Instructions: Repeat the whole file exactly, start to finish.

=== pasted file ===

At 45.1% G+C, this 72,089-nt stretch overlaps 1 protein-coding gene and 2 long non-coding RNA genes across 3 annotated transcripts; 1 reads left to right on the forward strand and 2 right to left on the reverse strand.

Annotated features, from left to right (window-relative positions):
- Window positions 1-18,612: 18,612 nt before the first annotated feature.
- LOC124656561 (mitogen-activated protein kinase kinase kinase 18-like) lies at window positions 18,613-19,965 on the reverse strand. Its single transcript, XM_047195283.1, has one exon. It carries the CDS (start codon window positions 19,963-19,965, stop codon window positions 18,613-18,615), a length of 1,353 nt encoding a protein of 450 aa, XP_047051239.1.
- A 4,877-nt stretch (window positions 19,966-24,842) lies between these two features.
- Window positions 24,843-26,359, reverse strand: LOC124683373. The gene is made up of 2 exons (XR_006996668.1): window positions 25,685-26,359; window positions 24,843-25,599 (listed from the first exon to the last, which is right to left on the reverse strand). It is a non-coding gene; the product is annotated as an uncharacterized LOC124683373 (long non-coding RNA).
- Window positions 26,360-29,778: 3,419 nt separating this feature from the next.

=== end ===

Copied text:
At 45.1% G+C, this 72,089-nt stretch overlaps 1 protein-coding gene and 2 long non-coding RNA genes across 3 annotated transcripts; 1 reads left to right on the forward strand and 2 right to left on the reverse strand.

Annotated features, from left to right (window-relative positions):
- Window positions 1-18,612: 18,612 nt before the first annotated feature.
- LOC124656561 (mitogen-activated protein kinase kinase kinase 18-like) lies at window positions 18,613-19,965 on the reverse strand. Its single transcript, XM_047195283.1, has one exon. It carries the CDS (start codon window positions 19,963-19,965, stop codon window positions 18,613-18,615), a length of 1,353 nt encoding a protein of 450 aa, XP_047051239.1.
- A 4,877-nt stretch (window positions 19,966-24,842) lies between these two features.
- Window positions 24,843-26,359, reverse strand: LOC124683373. The gene is made up of 2 exons (XR_006996668.1): window positions 25,685-26,359; window positions 24,843-25,599 (listed from the first exon to the last, which is right to left on the reverse strand). It is a non-coding gene; the product is annotated as an uncharacterized LOC124683373 (long non-coding RNA).
- Window positions 26,360-29,778: 3,419 nt separating this feature from the next.